We've all been there. It's about 5 p.m. and you've just gotten home from work with your kids in tow after a long day at school or daycare or other activities. You desperately need to make dinner but your children are winding into a frenzy.
They're hungry, they're tired, and they want your attention – you just hope you won't chop your finger instead of the carrots as you look up for the 18th time to tell your preschooler not to bite her brother even though he pushed her off the chair. Tantrums and tears ensue.
This, my fellow parents, is the witching hour. The details of your story may vary, but I’m willing to bet you’ve been there.
I've been known to resort to screen time or to yell distracted (and usually useless) directions at my kids during the witching hour. Both of these solutions are more likely to exacerbate the bad behavior than solve it, and I know it. But we're just human, right?
When I'm in better form, I remember some of the strategies that lead to happier, and less chaotic, early evening experiences. Strategies that have worked for us and, not surprisingly, seem to ring true with parenting experts and researchers.
Many parenting experts agree that emotional connections between children and their parents are essential for creating positive relationships; there is also evidence that strong relationships lead to children actually wanting to listen to and please their parents. Lack of a strong connection can be a prime explanation for children who act out or meltdown.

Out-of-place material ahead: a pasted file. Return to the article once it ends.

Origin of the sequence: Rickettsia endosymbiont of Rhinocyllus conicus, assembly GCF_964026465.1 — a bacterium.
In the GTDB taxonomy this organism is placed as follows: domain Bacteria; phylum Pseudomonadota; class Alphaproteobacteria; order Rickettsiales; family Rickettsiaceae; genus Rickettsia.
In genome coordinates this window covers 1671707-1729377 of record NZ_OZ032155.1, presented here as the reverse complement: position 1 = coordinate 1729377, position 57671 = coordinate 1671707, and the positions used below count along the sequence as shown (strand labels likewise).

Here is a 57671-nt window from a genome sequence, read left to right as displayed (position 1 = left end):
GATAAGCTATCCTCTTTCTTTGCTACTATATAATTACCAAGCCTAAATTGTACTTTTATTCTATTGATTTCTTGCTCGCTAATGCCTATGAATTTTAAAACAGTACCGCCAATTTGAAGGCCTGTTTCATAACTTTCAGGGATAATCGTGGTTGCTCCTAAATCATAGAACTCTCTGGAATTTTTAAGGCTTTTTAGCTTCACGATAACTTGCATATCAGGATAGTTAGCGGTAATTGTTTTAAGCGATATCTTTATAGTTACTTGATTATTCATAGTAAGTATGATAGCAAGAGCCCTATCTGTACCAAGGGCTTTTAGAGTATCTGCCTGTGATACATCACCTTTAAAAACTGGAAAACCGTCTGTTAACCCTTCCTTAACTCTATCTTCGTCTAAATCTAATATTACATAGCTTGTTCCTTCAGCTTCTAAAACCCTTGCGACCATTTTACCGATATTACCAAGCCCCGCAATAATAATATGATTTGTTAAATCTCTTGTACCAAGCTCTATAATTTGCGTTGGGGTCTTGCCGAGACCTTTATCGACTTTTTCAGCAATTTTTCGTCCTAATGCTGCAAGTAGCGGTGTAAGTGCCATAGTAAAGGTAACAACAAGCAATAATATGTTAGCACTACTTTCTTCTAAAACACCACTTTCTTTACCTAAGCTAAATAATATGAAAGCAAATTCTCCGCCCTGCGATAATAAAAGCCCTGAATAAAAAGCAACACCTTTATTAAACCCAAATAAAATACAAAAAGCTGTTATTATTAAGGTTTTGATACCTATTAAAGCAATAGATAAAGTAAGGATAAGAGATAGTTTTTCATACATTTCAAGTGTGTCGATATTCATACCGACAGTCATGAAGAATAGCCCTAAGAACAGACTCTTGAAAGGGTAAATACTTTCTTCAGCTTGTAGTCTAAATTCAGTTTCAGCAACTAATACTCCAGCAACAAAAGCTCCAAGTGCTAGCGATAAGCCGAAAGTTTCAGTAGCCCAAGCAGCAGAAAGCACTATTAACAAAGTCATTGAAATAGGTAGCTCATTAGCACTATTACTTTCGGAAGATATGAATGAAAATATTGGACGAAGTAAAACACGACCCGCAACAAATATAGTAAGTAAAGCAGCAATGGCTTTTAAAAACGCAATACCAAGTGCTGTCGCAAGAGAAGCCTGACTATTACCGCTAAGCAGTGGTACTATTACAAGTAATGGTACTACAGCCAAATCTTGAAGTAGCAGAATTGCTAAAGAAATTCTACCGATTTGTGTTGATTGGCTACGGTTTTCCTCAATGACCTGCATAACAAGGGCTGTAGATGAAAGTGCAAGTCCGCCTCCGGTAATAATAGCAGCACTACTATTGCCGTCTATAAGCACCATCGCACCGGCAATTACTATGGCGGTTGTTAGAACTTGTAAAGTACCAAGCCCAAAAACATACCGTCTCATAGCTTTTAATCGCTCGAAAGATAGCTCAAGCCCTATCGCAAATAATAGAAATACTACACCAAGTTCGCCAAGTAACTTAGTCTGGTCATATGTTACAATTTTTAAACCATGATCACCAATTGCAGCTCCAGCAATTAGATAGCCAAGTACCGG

It should come as no surprise, then, that kids want to connect with their parents after a long day of separation. If we withhold that connection while we try to get dinner made (or the groceries put away, or the house cleaned) we can cause our children to act out in all sorts of ways.
Older kids may actually tell you that they want some time with you by begging for you to play a game or read a book, but younger children may not have the words to explain. In either case, spending 15 minutes of dedicated time with our children BEFORE we try to "get stuff done" is a great way to meet their needs.
Rebecca Eanes describes this, in relation to a term that Dr. John Gottman coined, as “turning toward” our children’s bids for attention. Even if we can’t play with a child right away, we can still “turn toward them” by showing them that we hear and understand their request, and will try to find a way to fulfill it once we are able to stop what we're currently doing.
I've found that once I do give my children some of the attention that they need – in a mindful, intentional way – when I make dinner my children are more likely to happily entertain themselves, or engage with me calmly while I work.
I've also had success inviting my child to join me in the kitchen after our time together. I try to ask them about their day using specific questions that elicit stories, or get them stirring one of the dishes. I've frequently noticed that my son offers to help out more after I've paid significant attention to his needs.
The longer our children have to wait to eat, the more likely they are to be hungry. Hungry kids can turn "hangry" in a hurry. Telling our children that dinner will be ready in a half-hour and that they'll have to wait has never been that successful in our case.